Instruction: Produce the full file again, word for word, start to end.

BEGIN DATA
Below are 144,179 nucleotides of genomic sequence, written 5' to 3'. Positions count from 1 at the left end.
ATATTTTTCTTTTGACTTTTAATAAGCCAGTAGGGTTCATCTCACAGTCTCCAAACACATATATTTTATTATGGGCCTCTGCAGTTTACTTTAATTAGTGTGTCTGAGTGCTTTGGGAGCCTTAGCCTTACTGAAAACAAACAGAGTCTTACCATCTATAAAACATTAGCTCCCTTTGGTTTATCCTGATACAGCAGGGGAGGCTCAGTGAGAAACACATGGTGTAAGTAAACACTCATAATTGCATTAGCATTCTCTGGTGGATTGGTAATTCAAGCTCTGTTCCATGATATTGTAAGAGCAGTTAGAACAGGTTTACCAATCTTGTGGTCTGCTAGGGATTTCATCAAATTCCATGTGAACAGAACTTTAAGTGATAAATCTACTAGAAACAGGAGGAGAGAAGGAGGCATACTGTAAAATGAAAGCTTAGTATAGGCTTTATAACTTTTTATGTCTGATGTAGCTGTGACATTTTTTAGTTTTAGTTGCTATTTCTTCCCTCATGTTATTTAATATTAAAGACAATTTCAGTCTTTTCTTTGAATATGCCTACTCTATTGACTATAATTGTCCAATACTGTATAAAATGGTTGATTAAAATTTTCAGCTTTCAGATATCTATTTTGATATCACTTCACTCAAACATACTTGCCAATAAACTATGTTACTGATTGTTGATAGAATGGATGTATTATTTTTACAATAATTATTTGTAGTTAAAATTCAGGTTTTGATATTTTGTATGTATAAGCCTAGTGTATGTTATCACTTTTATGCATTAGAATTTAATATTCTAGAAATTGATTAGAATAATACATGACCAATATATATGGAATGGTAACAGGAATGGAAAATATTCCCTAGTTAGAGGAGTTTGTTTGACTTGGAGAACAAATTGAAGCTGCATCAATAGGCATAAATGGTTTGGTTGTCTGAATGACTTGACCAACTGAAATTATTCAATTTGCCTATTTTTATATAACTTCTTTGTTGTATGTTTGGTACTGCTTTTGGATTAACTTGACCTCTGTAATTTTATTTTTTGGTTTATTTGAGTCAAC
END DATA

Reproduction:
Below are 144,179 nucleotides of genomic sequence, written 5' to 3'. Positions count from 1 at the left end.
ATATTTTTCTTTTGACTTTTAATAAGCCAGTAGGGTTCATCTCACAGTCTCCAAACACATATATTTTATTATGGGCCTCTGCAGTTTACTTTAATTAGTGTGTCTGAGTGCTTTGGGAGCCTTAGCCTTACTGAAAACAAACAGAGTCTTACCATCTATAAAACATTAGCTCCCTTTGGTTTATCCTGATACAGCAGGGGAGGCTCAGTGAGAAACACATGGTGTAAGTAAACACTCATAATTGCATTAGCATTCTCTGGTGGATTGGTAATTCAAGCTCTGTTCCATGATATTGTAAGAGCAGTTAGAACAGGTTTACCAATCTTGTGGTCTGCTAGGGATTTCATCAAATTCCATGTGAACAGAACTTTAAGTGATAAATCTACTAGAAACAGGAGGAGAGAAGGAGGCATACTGTAAAATGAAAGCTTAGTATAGGCTTTATAACTTTTTATGTCTGATGTAGCTGTGACATTTTTTAGTTTTAGTTGCTATTTCTTCCCTCATGTTATTTAATATTAAAGACAATTTCAGTCTTTTCTTTGAATATGCCTACTCTATTGACTATAATTGTCCAATACTGTATAAAATGGTTGATTAAAATTTTCAGCTTTCAGATATCTATTTTGATATCACTTCACTCAAACATACTTGCCAATAAACTATGTTACTGATTGTTGATAGAATGGATGTATTATTTTTACAATAATTATTTGTAGTTAAAATTCAGGTTTTGATATTTTGTATGTATAAGCCTAGTGTATGTTATCACTTTTATGCATTAGAATTTAATATTCTAGAAATTGATTAGAATAATACATGACCAATATATATGGAATGGTAACAGGAATGGAAAATATTCCCTAGTTAGAGGAGTTTGTTTGACTTGGAGAACAAATTGAAGCTGCATCAATAGGCATAAATGGTTTGGTTGTCTGAATGACTTGACCAACTGAAATTATTCAATTTGCCTATTTTTATATAACTTCTTTGTTGTATGTTTGGTACTGCTTTTGGATTAACTTGACCTCTGTAATTTTATTTTTTGGTTTATTTGAGTCAAC